Virus Ethics: Who Gets the Ventilator?

Resolving ethical dilemmas in pandemics requires attention to values.

Posted Mar 23, 2020

In Italy today (March 23, 2020), there are around 60,000 cases of COVID-19 that have caused more than 5,000 deaths. The medical system is overwhelmed and personnel is having to make horrible decisions about treatment, for example about which patients should be connected to ventilators that can keep them breathing. American, British, and Canadian hospitals are only weeks away from having to make similar decisions. How can such medical dilemmas be resolved ethically?  

Philosophy and psychology should work together with other fields to provide sound methods for ethical decision making. Besides the distribution of ventilators, pressing ethical issues include:

  • Given a shortage of test materials, who should be tested to see if they have COVID-19?
  • When doctors and nurses lack sufficient personal protection equipment such as masks, how can equipment be distributed and reused?
  • Which patients should be assigned to limited beds in intensive care units?
  • How much government control is legitimate to ensure that people isolate themselves to slow transmission rates?
  • What are the responsibilities of government leaders to deal with future pandemics?

The Italian College of Anesthesia, Analgesia, Resuscitation, and Intensive Care has issued clinical ethics recommendations for the allocation of intensive care treatments such as the use of ventilators. They say that an age limit for admission to the intensive care unit may need to be set in order to save limited resources and maximize the benefits for the largest number of people. Doctors are already making decisions that favor younger patients over older ones. Is this fair? Is maximizing benefits for the largest number of people the best ethical principle to apply?

In 2003, the SARS coronavirus pandemic seriously affected Toronto and in 2006 a group of physicians and ethicists there published a thoughtful ethical framework for pandemic preparedness.   They argued that maximizing benefits is only one of the values that should go into ethical decisions and provided this long list of values in alphabetical order: duty to provide care, equity, individual liberty, privacy, proportionality, protection of the public from harm, reciprocity, solidarity, stewardship, and trust. These 10 values are all legitimate but are not easy to apply in emergencies such as a shortage of ventilators. Often they require complex tradeoffs, for example when liberty and privacy have to be restricted to prevent public harm from virus spread.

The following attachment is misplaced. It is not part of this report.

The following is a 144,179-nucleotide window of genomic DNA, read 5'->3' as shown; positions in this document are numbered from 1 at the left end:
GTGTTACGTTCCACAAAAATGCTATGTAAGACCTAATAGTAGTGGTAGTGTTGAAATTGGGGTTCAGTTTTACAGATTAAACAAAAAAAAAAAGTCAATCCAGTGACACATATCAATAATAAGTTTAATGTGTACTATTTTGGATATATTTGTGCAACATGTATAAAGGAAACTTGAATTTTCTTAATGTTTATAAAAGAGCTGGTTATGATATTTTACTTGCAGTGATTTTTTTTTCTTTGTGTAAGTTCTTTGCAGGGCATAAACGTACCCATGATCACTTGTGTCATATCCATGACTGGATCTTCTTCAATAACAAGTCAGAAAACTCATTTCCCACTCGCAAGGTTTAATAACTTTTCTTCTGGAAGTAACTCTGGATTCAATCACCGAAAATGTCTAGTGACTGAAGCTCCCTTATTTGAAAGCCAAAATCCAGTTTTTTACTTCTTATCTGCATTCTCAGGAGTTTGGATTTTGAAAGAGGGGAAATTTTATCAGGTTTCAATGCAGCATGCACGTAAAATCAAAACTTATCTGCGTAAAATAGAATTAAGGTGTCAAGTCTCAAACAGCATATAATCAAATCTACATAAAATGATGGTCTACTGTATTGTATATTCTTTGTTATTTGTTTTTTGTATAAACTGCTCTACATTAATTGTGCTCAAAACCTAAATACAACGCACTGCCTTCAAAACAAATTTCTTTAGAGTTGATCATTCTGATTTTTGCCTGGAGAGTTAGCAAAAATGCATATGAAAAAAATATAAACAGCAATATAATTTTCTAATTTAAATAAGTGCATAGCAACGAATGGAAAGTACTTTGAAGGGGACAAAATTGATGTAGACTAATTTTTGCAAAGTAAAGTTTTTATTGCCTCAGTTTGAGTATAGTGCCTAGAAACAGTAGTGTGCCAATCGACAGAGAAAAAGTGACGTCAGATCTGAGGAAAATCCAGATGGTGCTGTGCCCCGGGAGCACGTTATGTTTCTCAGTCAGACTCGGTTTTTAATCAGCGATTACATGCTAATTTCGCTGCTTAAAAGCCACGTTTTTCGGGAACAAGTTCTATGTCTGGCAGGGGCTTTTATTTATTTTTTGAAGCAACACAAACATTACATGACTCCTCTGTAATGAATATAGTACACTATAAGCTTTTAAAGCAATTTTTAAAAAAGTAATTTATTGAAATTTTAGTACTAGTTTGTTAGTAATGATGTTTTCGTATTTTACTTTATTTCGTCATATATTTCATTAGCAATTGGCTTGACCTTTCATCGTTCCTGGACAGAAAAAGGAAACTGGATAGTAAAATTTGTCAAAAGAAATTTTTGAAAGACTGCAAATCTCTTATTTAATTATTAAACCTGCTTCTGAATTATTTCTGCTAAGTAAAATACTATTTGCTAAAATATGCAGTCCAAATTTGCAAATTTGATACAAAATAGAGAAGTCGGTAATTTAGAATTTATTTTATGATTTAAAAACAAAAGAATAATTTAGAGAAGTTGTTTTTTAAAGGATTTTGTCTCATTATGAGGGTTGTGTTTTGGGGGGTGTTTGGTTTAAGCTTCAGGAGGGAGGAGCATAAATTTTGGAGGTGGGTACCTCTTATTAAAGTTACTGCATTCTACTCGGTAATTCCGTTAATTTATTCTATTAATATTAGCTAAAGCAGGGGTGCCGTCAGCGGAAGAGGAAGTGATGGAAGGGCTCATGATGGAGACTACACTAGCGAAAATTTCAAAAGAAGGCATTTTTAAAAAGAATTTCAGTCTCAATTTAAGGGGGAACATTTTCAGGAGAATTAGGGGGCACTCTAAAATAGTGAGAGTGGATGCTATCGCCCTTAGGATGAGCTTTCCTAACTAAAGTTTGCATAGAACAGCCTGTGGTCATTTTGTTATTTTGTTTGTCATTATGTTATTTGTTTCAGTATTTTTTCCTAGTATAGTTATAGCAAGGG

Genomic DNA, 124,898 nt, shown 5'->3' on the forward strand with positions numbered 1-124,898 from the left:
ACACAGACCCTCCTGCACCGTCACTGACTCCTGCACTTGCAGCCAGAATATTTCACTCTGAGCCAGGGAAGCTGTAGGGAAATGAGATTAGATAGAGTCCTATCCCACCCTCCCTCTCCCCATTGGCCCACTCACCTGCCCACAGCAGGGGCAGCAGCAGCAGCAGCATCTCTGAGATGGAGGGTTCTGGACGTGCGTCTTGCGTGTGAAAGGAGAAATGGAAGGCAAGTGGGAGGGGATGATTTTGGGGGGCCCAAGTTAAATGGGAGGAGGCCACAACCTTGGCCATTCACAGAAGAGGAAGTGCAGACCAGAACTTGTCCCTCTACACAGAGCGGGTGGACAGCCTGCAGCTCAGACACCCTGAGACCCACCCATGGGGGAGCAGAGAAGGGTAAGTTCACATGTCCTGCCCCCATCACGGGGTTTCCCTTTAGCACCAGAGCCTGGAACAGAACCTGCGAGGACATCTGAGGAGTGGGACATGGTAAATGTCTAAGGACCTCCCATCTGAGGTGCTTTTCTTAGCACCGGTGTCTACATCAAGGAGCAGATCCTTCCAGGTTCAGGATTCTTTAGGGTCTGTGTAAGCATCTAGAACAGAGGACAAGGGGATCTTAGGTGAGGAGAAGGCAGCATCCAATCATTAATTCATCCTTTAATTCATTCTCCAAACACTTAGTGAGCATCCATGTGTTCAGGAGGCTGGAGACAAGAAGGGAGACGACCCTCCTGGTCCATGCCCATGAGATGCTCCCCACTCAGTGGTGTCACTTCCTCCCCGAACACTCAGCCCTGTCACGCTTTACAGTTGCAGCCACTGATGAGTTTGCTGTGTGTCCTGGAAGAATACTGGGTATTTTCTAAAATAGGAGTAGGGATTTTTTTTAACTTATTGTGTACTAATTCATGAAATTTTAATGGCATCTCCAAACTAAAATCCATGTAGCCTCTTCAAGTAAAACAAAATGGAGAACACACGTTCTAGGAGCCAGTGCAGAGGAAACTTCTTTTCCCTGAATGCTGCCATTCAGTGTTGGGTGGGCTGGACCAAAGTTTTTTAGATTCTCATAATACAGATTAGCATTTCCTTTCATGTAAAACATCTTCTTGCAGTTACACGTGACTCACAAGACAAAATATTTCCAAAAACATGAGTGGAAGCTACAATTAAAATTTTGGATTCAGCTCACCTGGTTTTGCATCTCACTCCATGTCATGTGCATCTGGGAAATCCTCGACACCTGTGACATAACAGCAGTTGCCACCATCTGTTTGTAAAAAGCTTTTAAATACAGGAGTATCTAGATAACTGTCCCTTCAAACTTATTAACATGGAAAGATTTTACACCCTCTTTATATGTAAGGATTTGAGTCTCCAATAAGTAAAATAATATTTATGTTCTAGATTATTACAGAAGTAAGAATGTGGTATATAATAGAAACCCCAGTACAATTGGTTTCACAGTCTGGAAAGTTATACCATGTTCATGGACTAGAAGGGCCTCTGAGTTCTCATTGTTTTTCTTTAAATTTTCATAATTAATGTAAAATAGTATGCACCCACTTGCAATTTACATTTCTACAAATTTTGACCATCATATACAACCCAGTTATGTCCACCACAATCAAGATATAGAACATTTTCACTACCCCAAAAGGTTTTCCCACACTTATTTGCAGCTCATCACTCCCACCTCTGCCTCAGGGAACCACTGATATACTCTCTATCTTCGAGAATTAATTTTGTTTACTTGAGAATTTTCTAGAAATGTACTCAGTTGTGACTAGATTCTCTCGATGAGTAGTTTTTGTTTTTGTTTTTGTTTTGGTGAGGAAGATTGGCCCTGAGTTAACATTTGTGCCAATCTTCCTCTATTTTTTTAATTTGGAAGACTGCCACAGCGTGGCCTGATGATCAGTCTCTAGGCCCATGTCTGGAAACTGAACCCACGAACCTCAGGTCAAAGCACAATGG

I prefer a shorter list of four values derived from the key ethical principles often applied in medical ethics:

  1. Autonomy: Respect people’s freedom.
  2. Beneficence: Provide benefits to people.
  3. Nonmaleficence: Avoid harm to people.
  4. Justice: Distribute benefits, risks, and costs fairly.

These principles apply the values of freedom, benefits, avoiding harm, and fairness. The 10 values of the Toronto group fall under combinations of these four, for example when the duty to provide care is justified by the need to provide benefits, and privacy is justified by a combination of promoting freedom and avoiding harm. 

But what are benefits? The Italian group seems to assume the traditional utilitarian view that the goal of ethics is to promote the greatest good for the greatest number of people. In this tradition, good is pleasure and the avoidance of pain. I prefer a psychologically richer view of benefits that involves the satisfaction of human needs, including both biological needs such as oxygen and mental needs such as autonomy, relatedness, and competence that have been documented in research on self-determination. From this perspective, medical decisions should be based on the four principles of autonomy, beneficence, nonmaleficence, and justice where benefits are understood in terms of needs satisfaction. Doctors and bioethicists at Johns Hopkins University recently offered a framework for decision making about pandemics based primarily on age and prognosis for short-term and long-term survival that is less explicit about values. 

The Italian group recognizes that age is not the only factor to be taken into account in deciding who gets a ventilator. A younger patient with underlying health problems such as high blood pressure and diabetes may be a worse risk for survival than an older patient with fewer problems. Overall, however, giving a ventilator to younger patients will lead to overall greater needs satisfaction because they will have longer lifetimes to continue satisfactions of their biological and psychological needs.

I think that the policy for giving ventilators to younger patients is justifiable even if it causes harm to older ones. Alternative strategies such as lotteries and first-come-first-served bring less overall benefits. Not having a strategy leaves decision making to individual doctors whose intuitions may be biased by race or other unfair factors. 

Similarly, government decisions to restrict freedom by imposing quarantines and lockdowns are ethically justifiable because of the terrible harms suffered by large numbers of people who are sick or dying from COVID-19. Eventually, the waning of the pandemic will eliminate the need for these excruciating decisions, but future pandemics will bring them back.